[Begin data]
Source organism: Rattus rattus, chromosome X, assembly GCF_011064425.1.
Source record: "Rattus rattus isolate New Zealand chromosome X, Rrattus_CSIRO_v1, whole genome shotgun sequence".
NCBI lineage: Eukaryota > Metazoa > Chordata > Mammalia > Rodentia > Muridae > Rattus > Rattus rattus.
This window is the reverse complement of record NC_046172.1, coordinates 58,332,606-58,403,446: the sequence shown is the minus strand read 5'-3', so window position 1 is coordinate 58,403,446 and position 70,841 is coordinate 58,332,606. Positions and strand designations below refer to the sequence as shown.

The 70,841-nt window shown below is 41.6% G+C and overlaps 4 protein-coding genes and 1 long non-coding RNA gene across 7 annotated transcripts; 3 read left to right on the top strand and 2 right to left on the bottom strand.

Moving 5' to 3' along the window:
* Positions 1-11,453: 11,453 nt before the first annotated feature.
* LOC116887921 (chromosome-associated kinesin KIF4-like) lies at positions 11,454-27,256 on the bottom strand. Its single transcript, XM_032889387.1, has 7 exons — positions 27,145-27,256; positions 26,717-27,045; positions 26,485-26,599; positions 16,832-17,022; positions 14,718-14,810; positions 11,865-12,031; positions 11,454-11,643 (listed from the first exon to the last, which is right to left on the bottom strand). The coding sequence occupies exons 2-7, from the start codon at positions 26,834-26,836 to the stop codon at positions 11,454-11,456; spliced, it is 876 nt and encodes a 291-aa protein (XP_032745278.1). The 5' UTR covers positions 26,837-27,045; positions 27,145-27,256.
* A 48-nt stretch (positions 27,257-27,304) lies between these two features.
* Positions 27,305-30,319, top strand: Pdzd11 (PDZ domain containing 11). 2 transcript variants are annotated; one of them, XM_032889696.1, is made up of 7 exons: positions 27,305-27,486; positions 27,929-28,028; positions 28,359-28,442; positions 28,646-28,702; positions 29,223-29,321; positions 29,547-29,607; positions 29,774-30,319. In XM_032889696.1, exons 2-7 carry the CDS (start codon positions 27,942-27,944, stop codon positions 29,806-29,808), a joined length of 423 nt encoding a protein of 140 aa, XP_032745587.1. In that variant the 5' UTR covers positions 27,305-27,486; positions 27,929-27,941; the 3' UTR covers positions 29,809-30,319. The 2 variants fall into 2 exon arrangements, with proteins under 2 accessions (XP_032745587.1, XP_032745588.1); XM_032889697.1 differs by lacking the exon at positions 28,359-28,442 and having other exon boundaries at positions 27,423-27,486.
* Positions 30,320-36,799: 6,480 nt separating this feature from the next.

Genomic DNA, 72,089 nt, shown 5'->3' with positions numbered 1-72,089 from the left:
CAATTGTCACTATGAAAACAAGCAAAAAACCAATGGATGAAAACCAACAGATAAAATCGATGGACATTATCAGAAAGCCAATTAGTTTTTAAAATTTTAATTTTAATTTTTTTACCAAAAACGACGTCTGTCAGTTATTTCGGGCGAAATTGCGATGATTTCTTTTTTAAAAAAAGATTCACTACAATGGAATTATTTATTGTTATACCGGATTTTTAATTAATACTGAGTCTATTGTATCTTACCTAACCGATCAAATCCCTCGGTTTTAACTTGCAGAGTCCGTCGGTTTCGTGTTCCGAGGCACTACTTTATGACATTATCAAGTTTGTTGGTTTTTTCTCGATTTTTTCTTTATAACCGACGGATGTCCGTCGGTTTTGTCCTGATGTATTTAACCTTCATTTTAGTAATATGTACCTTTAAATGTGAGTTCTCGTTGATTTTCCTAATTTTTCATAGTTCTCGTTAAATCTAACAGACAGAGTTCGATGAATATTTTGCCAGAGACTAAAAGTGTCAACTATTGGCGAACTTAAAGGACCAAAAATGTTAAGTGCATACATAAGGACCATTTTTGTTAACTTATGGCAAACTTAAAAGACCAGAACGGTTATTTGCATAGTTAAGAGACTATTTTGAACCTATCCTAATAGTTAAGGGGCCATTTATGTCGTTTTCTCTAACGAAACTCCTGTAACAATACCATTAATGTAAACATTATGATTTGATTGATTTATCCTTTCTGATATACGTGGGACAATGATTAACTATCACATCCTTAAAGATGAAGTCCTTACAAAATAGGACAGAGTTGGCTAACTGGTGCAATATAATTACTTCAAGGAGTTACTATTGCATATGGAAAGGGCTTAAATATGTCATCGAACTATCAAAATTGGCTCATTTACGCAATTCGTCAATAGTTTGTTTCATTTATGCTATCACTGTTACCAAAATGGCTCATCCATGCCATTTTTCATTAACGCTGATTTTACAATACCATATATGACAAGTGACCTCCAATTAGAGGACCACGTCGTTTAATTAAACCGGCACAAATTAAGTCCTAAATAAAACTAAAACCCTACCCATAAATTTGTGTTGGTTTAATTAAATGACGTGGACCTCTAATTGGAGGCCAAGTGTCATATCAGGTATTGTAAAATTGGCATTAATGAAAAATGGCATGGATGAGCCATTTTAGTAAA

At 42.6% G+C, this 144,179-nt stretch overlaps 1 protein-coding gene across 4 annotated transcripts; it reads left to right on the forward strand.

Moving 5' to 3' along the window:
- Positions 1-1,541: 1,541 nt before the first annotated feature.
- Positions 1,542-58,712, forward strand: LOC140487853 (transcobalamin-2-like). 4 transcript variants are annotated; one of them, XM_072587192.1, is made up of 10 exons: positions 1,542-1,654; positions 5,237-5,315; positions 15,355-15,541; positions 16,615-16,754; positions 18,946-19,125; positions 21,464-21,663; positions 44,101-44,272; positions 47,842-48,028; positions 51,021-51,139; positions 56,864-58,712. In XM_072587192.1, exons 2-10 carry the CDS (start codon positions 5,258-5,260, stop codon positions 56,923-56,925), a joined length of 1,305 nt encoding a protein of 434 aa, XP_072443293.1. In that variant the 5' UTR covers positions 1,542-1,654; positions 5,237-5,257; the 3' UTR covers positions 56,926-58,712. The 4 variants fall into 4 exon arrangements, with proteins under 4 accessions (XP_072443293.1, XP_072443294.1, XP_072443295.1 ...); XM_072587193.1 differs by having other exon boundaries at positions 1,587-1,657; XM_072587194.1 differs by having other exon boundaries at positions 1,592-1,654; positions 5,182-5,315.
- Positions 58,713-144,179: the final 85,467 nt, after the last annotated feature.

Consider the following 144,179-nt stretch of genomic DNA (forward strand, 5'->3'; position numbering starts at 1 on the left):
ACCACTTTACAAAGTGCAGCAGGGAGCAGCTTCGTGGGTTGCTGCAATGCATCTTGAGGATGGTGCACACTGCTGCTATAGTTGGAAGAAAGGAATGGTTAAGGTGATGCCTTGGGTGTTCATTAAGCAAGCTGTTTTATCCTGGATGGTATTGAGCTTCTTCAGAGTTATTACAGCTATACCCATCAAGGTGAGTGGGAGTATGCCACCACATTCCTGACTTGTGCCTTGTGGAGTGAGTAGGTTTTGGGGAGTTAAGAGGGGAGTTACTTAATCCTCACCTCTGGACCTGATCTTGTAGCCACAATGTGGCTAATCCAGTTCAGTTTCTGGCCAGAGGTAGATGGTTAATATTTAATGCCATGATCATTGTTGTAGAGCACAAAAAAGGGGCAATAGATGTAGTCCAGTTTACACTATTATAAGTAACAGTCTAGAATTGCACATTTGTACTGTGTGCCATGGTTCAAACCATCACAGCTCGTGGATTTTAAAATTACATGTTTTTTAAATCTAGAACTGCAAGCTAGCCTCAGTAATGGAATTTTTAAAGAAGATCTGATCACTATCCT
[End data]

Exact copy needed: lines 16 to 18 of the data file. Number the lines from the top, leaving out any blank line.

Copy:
- Positions 1-1,541: 1,541 nt before the first annotated feature.
- Positions 1,542-58,712, forward strand: LOC140487853 (transcobalamin-2-like). 4 transcript variants are annotated; one of them, XM_072587192.1, is made up of 10 exons: positions 1,542-1,654; positions 5,237-5,315; positions 15,355-15,541; positions 16,615-16,754; positions 18,946-19,125; positions 21,464-21,663; positions 44,101-44,272; positions 47,842-48,028; positions 51,021-51,139; positions 56,864-58,712. In XM_072587192.1, exons 2-10 carry the CDS (start codon positions 5,258-5,260, stop codon positions 56,923-56,925), a joined length of 1,305 nt encoding a protein of 434 aa, XP_072443293.1. In that variant the 5' UTR covers positions 1,542-1,654; positions 5,237-5,257; the 3' UTR covers positions 56,926-58,712. The 4 variants fall into 4 exon arrangements, with proteins under 4 accessions (XP_072443293.1, XP_072443294.1, XP_072443295.1 ...); XM_072587193.1 differs by having other exon boundaries at positions 1,587-1,657; XM_072587194.1 differs by having other exon boundaries at positions 1,592-1,654; positions 5,182-5,315.
- Positions 58,713-144,179: the final 85,467 nt, after the last annotated feature.